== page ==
How To Be A Leader In 3 Easy Steps

There are probably as many ways of being a leader as there are types of leaders. Here are three tips that work for me.


I have not always been known as a “Gets it done with excellence” person. I used to be mostly referred to as a “He seems like a good kid” person. Over my career, I have built a reputation as a strategic thinker and considerate leader who is fair, earns respect by maintaining a high level of integrity, and delivers results. (Of course, some people think I am an arrogant jerk with a bloated ego but I will never win everyone over… and that’s okay). Here are three things I know have helped me build character and become both a better person and a better leader over the course of my career:

1. Knowledge. Expanding my knowledge by studying the works of great thinkers, philosophers, and artists has easily had the most profound impact on me. The best way I know to do that is through reading. Reading forces me to slow down and think at a pace where I can pause, reflect, and process information in real-time.

The power of books might sound lofty to trashy horror and romance aficionados but I will say it does not really matter what you read as long as what you read challenges what you think about and how you think about it.

If you do not enjoy combing through boring books about entrepreneurship and self-help stories written by great leaders (who are not necessarily great writers), then comic books are great reading material! Learn about leadership by reading about heroes and villains, and thinking through their moral quandaries. Or read books by famous sports coaches if you enjoy sports. Just read something that offers more than a brainless story (those are fine, too, just not for self-development unless you are a very intuitive reader).

2. Humility. It took me a long time to realize I do not have to have all the answers and, in fact, if I think I am the smartest person in the room, then I need to find a different room.

If I am not surrounded by people who are smarter than me and see things I can not see, I have a problem. I am not being challenged, my thinking muscles are not being exercised, and my perceptions are going unquestioned. It feels good to be the top dog but it does not help me stay on top.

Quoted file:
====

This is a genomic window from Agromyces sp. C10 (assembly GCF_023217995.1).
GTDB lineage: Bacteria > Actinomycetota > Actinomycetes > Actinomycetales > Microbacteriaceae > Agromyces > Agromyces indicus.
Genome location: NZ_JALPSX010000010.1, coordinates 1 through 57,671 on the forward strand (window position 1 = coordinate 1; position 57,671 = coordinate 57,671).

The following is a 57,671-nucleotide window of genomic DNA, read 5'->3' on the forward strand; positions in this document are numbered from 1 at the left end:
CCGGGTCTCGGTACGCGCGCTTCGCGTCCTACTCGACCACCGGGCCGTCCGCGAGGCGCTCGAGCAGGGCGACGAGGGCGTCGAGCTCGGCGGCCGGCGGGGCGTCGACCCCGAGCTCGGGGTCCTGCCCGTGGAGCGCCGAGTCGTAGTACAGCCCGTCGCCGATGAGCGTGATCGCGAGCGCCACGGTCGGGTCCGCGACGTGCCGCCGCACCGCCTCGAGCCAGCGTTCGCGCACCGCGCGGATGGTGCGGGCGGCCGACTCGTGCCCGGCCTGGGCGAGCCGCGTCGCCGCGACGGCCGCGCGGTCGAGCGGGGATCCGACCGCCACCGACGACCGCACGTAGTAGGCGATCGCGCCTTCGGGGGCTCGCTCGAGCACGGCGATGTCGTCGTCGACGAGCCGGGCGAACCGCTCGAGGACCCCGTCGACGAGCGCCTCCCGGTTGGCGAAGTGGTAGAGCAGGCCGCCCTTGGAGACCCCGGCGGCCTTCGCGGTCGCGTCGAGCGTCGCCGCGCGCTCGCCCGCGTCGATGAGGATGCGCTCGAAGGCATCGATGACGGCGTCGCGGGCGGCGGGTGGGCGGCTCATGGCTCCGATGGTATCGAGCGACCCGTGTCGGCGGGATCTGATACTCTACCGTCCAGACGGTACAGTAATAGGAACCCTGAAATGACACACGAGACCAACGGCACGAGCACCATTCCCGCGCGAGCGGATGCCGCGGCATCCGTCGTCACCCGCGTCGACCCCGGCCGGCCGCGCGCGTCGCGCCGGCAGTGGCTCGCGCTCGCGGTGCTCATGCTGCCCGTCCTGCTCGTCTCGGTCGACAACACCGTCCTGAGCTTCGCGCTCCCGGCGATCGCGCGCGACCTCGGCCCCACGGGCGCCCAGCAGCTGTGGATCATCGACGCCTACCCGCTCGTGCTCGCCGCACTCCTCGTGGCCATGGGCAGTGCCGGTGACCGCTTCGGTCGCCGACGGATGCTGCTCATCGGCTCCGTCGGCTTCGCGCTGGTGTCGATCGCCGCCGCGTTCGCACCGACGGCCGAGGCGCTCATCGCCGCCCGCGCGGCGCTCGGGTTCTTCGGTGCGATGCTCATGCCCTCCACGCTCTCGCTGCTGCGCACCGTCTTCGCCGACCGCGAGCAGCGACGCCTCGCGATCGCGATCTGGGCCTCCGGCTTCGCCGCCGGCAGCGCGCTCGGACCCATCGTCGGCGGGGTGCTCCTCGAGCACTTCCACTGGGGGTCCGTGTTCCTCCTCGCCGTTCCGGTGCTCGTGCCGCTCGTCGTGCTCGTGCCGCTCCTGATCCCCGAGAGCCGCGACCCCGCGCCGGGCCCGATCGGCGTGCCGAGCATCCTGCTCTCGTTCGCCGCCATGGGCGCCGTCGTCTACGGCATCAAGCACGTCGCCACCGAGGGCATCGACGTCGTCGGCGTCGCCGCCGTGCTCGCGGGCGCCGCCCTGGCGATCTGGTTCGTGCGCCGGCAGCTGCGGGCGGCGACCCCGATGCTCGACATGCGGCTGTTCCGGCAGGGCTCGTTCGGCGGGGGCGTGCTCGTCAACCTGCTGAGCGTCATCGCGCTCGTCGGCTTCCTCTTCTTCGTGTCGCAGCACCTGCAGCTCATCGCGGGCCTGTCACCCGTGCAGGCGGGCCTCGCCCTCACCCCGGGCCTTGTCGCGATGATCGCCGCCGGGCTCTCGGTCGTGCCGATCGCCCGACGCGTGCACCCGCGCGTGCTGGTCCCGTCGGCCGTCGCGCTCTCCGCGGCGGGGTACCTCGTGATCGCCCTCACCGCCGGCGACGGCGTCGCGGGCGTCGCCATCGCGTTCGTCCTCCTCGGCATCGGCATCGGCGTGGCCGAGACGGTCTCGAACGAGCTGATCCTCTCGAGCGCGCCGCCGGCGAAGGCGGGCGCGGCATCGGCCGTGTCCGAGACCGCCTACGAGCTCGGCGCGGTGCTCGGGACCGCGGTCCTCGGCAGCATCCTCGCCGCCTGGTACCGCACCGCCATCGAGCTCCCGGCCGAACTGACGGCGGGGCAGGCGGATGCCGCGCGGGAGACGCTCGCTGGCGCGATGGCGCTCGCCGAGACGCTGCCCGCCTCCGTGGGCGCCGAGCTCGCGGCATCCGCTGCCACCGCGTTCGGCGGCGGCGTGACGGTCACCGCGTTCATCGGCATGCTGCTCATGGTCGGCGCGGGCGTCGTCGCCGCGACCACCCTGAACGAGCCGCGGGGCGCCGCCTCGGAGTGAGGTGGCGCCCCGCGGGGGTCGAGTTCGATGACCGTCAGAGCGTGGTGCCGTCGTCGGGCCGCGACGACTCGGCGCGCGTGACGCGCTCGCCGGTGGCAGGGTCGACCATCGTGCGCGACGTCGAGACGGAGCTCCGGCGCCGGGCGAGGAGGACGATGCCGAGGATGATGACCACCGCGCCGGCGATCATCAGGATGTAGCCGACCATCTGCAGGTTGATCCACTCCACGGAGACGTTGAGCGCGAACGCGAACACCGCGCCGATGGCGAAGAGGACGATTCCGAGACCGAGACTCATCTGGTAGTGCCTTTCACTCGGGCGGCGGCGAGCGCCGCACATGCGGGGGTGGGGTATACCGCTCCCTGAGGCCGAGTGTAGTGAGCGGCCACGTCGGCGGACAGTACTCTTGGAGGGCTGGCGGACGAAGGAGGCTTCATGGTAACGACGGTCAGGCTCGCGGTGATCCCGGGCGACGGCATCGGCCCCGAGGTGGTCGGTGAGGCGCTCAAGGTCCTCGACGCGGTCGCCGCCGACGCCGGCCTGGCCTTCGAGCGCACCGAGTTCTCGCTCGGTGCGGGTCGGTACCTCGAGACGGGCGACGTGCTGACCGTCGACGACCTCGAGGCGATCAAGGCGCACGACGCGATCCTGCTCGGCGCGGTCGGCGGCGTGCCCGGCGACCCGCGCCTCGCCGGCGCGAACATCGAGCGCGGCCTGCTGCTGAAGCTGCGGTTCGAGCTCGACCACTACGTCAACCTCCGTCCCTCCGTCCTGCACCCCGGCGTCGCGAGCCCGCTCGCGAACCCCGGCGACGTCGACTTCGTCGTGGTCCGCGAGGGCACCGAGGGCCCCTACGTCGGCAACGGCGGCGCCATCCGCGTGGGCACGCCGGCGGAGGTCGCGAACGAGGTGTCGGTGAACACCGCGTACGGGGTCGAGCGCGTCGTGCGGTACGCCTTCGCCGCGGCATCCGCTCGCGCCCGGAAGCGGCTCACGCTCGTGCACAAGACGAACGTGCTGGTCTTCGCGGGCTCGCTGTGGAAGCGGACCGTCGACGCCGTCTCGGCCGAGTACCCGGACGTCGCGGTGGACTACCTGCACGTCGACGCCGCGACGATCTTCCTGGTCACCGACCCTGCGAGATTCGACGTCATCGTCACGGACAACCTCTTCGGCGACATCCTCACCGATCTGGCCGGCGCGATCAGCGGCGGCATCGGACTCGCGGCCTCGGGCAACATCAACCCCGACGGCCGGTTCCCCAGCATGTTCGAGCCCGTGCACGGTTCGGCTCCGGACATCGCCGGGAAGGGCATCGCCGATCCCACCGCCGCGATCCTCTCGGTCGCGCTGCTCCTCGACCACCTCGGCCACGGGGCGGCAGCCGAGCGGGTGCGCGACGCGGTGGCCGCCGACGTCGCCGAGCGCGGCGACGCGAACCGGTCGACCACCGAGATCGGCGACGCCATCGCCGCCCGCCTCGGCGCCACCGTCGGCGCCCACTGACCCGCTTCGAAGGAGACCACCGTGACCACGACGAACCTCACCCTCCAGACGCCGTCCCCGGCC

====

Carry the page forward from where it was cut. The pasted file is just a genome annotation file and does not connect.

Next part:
To be fair, I never hope to be the dumbest person in the room either because that means I am not contributing value or understanding the people around me.  I also do not have to necessarily surround myself with people who disagree with me. Just because there is disagreement does not mean there is a contribution to intellect.

I want to be around people who see clearer, further, or from different angles and know how to communicate respectfully, with patience, warmth, and by drawing logical conclusions. That way, we all learn to think better, and hopefully be better.

3. Trust. Before I could trust myself to lead others, I had to learn to trust myself. In other words, if I could not rely on myself to do what I said I would do by the time I said I would do it, then how could I expect others to keep their commitments to me?

I developed my “integrity” muscle, as it were, by making and keeping promises to myself. Over and over, if I told myself I would do something (like, say, wake up when my alarm went off without hitting the “snooze” button even once–just get up and go), then I would practice keeping that commitment until I consistently had it right. Over time, I could trust myself to do whatever I agreed to do with myself (like wake up before my alarm clock goes off–I can trust myself to do that now, just by reminding myself to wake up before X time).

The trick, after that, is to keep expanding the trust I have earned with myself, and then eventually, with my commitments to others (until they realize when I say I will do something it is as good as done), and finally by expecting their commitments to me to have equal integrity. No one wants to be less than their best, but until they see and believe they can transform (by watching you go first) they may not realize there is a higher standard to hold themselves to. In other words, lead by example, and expect those you are leading to do the same.


Knowledge, Humility, and Trust help me continue to develop myself and, I assert, are key elements among the most trusted and respected leaders. If you want to grow as a person or as a leader, I recommend starting there. Grab a book, read one page a week if that is all you can commit to now. But make that commitment to yourself and keep it. Then agree to do a little more with yourself. Then expand keeping your commitments with others until they trust your word the way they trust the law of gravity. It never fails them. Then, and only then, ask for that commitment back. Actually, you will probably never have to ask. Everybody tries to be like their hero.

Go. Lead.